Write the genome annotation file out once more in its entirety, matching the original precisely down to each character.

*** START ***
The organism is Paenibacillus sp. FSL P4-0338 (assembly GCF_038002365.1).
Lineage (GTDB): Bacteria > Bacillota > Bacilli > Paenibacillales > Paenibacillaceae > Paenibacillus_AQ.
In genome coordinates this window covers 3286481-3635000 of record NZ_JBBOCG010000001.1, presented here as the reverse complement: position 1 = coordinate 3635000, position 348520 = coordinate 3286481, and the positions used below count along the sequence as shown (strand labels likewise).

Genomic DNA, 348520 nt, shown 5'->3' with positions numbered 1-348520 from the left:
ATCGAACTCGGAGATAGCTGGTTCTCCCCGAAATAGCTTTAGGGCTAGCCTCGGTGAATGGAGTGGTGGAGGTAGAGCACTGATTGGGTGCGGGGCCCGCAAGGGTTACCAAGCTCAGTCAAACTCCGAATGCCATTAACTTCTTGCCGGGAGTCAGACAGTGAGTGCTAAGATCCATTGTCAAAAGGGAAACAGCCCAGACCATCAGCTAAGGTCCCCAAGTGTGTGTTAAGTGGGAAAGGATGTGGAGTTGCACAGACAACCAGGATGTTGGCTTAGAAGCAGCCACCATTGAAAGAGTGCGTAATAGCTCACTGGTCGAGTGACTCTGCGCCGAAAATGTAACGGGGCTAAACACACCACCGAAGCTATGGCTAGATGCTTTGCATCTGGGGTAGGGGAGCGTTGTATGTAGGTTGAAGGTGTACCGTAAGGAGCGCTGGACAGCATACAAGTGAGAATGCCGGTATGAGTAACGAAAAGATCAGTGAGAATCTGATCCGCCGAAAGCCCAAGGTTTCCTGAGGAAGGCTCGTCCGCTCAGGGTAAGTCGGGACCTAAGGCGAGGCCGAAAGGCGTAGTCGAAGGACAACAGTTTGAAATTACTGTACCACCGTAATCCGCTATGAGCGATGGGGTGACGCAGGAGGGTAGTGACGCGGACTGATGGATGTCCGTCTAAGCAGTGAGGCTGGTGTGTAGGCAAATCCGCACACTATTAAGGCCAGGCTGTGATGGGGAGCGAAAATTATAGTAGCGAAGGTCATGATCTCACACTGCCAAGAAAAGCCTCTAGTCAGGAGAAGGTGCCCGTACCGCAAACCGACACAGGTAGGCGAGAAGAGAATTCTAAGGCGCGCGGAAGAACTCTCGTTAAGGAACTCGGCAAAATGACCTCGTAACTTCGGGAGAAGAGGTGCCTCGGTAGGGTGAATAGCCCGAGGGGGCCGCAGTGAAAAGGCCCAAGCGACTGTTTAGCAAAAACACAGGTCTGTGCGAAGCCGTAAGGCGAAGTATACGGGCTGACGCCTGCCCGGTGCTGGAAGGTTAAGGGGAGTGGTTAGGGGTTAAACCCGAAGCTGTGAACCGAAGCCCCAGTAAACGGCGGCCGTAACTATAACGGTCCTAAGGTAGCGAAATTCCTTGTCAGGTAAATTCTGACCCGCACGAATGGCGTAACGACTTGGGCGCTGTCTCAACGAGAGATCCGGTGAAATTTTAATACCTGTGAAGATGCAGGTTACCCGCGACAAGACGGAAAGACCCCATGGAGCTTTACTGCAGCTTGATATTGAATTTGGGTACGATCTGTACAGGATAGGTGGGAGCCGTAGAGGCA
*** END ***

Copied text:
The organism is Paenibacillus sp. FSL P4-0338 (assembly GCF_038002365.1).
Lineage (GTDB): Bacteria > Bacillota > Bacilli > Paenibacillales > Paenibacillaceae > Paenibacillus_AQ.
In genome coordinates this window covers 3286481-3635000 of record NZ_JBBOCG010000001.1, presented here as the reverse complement: position 1 = coordinate 3635000, position 348520 = coordinate 3286481, and the positions used below count along the sequence as shown (strand labels likewise).

Genomic DNA, 348520 nt, shown 5'->3' with positions numbered 1-348520 from the left:
ATCGAACTCGGAGATAGCTGGTTCTCCCCGAAATAGCTTTAGGGCTAGCCTCGGTGAATGGAGTGGTGGAGGTAGAGCACTGATTGGGTGCGGGGCCCGCAAGGGTTACCAAGCTCAGTCAAACTCCGAATGCCATTAACTTCTTGCCGGGAGTCAGACAGTGAGTGCTAAGATCCATTGTCAAAAGGGAAACAGCCCAGACCATCAGCTAAGGTCCCCAAGTGTGTGTTAAGTGGGAAAGGATGTGGAGTTGCACAGACAACCAGGATGTTGGCTTAGAAGCAGCCACCATTGAAAGAGTGCGTAATAGCTCACTGGTCGAGTGACTCTGCGCCGAAAATGTAACGGGGCTAAACACACCACCGAAGCTATGGCTAGATGCTTTGCATCTGGGGTAGGGGAGCGTTGTATGTAGGTTGAAGGTGTACCGTAAGGAGCGCTGGACAGCATACAAGTGAGAATGCCGGTATGAGTAACGAAAAGATCAGTGAGAATCTGATCCGCCGAAAGCCCAAGGTTTCCTGAGGAAGGCTCGTCCGCTCAGGGTAAGTCGGGACCTAAGGCGAGGCCGAAAGGCGTAGTCGAAGGACAACAGTTTGAAATTACTGTACCACCGTAATCCGCTATGAGCGATGGGGTGACGCAGGAGGGTAGTGACGCGGACTGATGGATGTCCGTCTAAGCAGTGAGGCTGGTGTGTAGGCAAATCCGCACACTATTAAGGCCAGGCTGTGATGGGGAGCGAAAATTATAGTAGCGAAGGTCATGATCTCACACTGCCAAGAAAAGCCTCTAGTCAGGAGAAGGTGCCCGTACCGCAAACCGACACAGGTAGGCGAGAAGAGAATTCTAAGGCGCGCGGAAGAACTCTCGTTAAGGAACTCGGCAAAATGACCTCGTAACTTCGGGAGAAGAGGTGCCTCGGTAGGGTGAATAGCCCGAGGGGGCCGCAGTGAAAAGGCCCAAGCGACTGTTTAGCAAAAACACAGGTCTGTGCGAAGCCGTAAGGCGAAGTATACGGGCTGACGCCTGCCCGGTGCTGGAAGGTTAAGGGGAGTGGTTAGGGGTTAAACCCGAAGCTGTGAACCGAAGCCCCAGTAAACGGCGGCCGTAACTATAACGGTCCTAAGGTAGCGAAATTCCTTGTCAGGTAAATTCTGACCCGCACGAATGGCGTAACGACTTGGGCGCTGTCTCAACGAGAGATCCGGTGAAATTTTAATACCTGTGAAGATGCAGGTTACCCGCGACAAGACGGAAAGACCCCATGGAGCTTTACTGCAGCTTGATATTGAATTTGGGTACGATCTGTACAGGATAGGTGGGAGCCGTAGAGGCA